In an extraordinary speech at the Limmud festival on Tuesday, Jo Johnson, the Minister for Universities and Science has urged universities to halt so-called no-platform policies which are used to deny extremists a platform at universities. Mr Johnson said: “However well-intentioned, the proliferation of such safe spaces, the rise of no-platforming, the removal of ‘offensive’ books from libraries and the drawing up of ever more extensive lists of banned ‘trigger’ words are undermining the principle of free speech in our universities.” Whilst we can sympathise, we are very concerned that Mr Johnson is taking action which will make it even harder to ban antisemitic extremists from our campuses.
Mr Johnson intends to enforce his view through the Office for Students (OfS), a new regulatory body for all universities being launched next week and already being touted by Mr Johnson as a body designed to take a strong approach to protecting free speech: “The Office for Students will in turn use its regulatory powers to hold them to account for ensuring that lawful freedom of speech is upheld by their staff and students.”
No-platforming is a policy adopted by the National Union of Students (NUS) to combat fascism and racism in the 1970s. At present only a small list of extreme groups are subject to no-platforming: Al-Muhajiroun, the British National Party, the English Defence League, Hizb ut-Tahrir, the Muslim Public Affairs Committee UK and National Action. Izzy Lenga, the NUS Vice President for Welfare told The Guardian that “These are the only organisations no-platformed by NUS. No individual person. These dangerous groups seek (and have done before) to threaten, demonise and attack the lives of students on campus. They have absolutely no place in our colleges and universities. We are not censoring free speech; we are protecting groups of students on campus who have as much of a right to be there as any other student from groups that wish to harm us physically and mentally because of our identity.” The Union of Jewish Students also expressed support for no-platforming policies.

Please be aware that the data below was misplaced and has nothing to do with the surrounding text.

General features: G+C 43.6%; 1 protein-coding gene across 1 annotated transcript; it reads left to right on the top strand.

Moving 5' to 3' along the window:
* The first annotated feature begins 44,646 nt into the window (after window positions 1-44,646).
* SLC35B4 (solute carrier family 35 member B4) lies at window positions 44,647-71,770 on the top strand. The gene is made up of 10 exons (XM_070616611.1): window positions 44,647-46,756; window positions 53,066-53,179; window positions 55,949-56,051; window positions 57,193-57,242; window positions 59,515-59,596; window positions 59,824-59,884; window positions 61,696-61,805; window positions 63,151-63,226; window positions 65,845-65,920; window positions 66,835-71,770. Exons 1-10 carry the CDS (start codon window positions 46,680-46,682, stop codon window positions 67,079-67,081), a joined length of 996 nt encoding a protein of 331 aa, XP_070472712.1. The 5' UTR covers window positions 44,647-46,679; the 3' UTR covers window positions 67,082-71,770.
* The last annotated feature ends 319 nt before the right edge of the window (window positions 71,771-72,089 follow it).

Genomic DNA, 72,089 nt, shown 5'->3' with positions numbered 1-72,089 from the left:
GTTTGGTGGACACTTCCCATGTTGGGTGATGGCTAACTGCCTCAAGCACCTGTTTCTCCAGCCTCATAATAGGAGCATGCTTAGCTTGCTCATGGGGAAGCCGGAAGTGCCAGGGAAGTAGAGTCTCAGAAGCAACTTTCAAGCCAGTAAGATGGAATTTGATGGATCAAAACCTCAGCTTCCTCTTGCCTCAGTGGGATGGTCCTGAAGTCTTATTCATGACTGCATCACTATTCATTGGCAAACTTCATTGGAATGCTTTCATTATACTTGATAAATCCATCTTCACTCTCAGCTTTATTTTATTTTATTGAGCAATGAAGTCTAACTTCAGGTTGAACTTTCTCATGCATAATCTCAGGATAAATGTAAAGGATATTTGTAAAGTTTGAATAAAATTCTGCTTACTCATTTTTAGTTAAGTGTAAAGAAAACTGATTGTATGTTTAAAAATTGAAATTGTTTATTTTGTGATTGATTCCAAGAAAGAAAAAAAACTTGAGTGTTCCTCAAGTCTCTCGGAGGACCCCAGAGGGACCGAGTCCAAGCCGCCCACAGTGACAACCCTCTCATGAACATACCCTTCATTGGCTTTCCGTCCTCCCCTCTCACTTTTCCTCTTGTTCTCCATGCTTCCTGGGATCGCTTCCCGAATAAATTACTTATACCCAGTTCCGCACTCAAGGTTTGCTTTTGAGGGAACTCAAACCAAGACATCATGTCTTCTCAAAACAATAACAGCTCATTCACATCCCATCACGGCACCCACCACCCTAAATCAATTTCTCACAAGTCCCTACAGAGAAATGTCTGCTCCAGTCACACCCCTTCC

At a time when antisemitic speakers are frequently finding a place on campus, Mr Johnson’s stated opposition to no-platforming risks encouraging universities to allow hate speakers to indoctrinate students. Campaign Against Antisemitism has been working with Jewish students across the UK to address that intolerance and hatred on campus.
Mr Johnson made note of the risks, acknowledging the rise in antisemitic hate on campus, saying: “A racist or antisemitic environment is by definition an illiberal one that is completely in opposition the liberal tradition of our universities.” He also cited an NUS study which found that less than half (49%) of the Jewish students surveyed were comfortable with attending NUS events. He warned that “Universities cannot afford to be complacent about complying either with their duties to protect freedom of speech, or anything less than vigilant against hate speech (or other unlawful activity) masquerading as the exercise of the right to freedom of speech.” However no new measures were unveiled to tackle hate speech, with Mr Johnson discussing the past action he has taken, writing to the Chief Executive of Universities UK, setting out the role the International Definition of Antisemitism has to play in countering campus antisemitism.
Whilst Mr Johnson has recognised the potential dangers involved in prioritising free speech without sensible limitations on hate speech, he has unfortunately not announced further measures, without which the message of this speech is likely to produce conditions which are ripe for the proliferation of antisemitic ideology by making it significantly harder for campaigners to ensure that antisemitic speakers are blocked from campuses.
The Office for Students will have a difficult and vital responsibility to clearly define the parameters of free speech and hate speech, and Jewish students and anti-racism campaigners will now look to the regulator to ensure that the issue of the incitement of hatred on campus is finally properly addressed. This cannot take place without a clear and objective guide to what constitutes antisemitic hate speech. Therefore, the regulator’s early endorsement and enforcement of the International Definition of Antisemitism, which we will actively seek, is critical to the success of Mr Johnson’s efforts to unblock free speech whilst more firmly suppressing hate speech.